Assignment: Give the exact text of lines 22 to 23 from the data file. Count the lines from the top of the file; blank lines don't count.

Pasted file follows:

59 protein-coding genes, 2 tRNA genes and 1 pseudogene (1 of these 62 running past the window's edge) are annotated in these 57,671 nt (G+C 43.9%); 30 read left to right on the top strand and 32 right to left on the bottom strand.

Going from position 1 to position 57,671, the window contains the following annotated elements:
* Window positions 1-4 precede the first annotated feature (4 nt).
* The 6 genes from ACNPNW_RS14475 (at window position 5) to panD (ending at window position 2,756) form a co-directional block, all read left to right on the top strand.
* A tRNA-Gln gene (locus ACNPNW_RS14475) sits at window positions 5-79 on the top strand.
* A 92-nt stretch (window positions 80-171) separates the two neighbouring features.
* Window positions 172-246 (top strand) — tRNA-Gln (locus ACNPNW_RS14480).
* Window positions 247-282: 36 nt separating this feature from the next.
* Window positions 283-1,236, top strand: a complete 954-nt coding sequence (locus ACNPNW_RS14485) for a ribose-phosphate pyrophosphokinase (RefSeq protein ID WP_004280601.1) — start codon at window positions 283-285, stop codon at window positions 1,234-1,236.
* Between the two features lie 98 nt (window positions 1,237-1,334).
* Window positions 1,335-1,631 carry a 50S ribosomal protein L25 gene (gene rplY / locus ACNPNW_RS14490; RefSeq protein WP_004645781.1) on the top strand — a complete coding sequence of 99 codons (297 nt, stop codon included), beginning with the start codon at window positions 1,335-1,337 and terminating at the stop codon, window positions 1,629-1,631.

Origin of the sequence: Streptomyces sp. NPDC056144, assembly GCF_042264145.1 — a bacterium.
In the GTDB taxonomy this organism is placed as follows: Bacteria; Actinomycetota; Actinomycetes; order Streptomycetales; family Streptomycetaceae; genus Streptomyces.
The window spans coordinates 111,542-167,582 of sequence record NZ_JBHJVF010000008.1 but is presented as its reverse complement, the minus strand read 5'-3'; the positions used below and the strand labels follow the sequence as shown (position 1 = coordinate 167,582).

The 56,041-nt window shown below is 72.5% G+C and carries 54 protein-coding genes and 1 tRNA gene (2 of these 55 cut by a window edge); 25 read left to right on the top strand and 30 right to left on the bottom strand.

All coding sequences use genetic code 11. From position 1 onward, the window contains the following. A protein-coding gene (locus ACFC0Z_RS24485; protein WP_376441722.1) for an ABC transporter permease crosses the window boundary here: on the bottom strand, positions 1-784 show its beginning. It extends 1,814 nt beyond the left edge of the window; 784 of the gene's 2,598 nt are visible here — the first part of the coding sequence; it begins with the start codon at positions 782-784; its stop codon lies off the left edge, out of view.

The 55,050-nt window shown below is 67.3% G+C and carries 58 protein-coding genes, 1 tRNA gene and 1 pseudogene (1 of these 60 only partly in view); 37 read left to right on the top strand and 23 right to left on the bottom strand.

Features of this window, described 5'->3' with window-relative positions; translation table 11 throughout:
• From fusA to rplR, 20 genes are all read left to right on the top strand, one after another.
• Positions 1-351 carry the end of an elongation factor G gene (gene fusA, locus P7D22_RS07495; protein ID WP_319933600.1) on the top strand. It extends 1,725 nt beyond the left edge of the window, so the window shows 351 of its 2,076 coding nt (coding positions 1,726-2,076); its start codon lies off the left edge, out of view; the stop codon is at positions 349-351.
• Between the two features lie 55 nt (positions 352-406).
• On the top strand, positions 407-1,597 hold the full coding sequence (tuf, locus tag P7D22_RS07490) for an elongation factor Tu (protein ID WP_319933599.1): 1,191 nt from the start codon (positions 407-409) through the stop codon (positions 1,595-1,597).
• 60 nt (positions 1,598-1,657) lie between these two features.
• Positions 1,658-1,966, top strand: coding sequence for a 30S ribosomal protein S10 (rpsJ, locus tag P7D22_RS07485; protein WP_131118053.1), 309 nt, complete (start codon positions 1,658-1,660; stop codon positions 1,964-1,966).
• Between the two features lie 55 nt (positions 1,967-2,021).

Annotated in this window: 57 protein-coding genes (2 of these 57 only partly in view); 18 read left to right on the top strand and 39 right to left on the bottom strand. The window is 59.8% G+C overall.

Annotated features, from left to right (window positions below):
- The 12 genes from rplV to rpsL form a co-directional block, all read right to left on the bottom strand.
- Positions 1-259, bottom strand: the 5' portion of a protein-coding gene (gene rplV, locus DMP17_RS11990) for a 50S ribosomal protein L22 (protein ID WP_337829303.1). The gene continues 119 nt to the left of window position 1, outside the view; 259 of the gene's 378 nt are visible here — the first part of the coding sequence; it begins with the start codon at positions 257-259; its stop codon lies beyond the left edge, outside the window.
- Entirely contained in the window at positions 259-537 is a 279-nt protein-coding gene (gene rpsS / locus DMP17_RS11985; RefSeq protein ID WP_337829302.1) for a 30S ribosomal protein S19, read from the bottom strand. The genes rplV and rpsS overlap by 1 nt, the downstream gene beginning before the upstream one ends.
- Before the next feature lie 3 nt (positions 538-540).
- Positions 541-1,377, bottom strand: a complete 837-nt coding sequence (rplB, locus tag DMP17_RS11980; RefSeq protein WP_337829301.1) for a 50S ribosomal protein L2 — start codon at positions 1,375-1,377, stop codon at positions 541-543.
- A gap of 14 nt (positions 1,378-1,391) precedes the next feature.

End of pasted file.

• On the top strand, positions 407-1,597 hold the full coding sequence (tuf, locus tag P7D22_RS07490) for an elongation factor Tu (protein ID WP_319933599.1): 1,191 nt from the start codon (positions 407-409) through the stop codon (positions 1,595-1,597).
• 60 nt (positions 1,598-1,657) lie between these two features.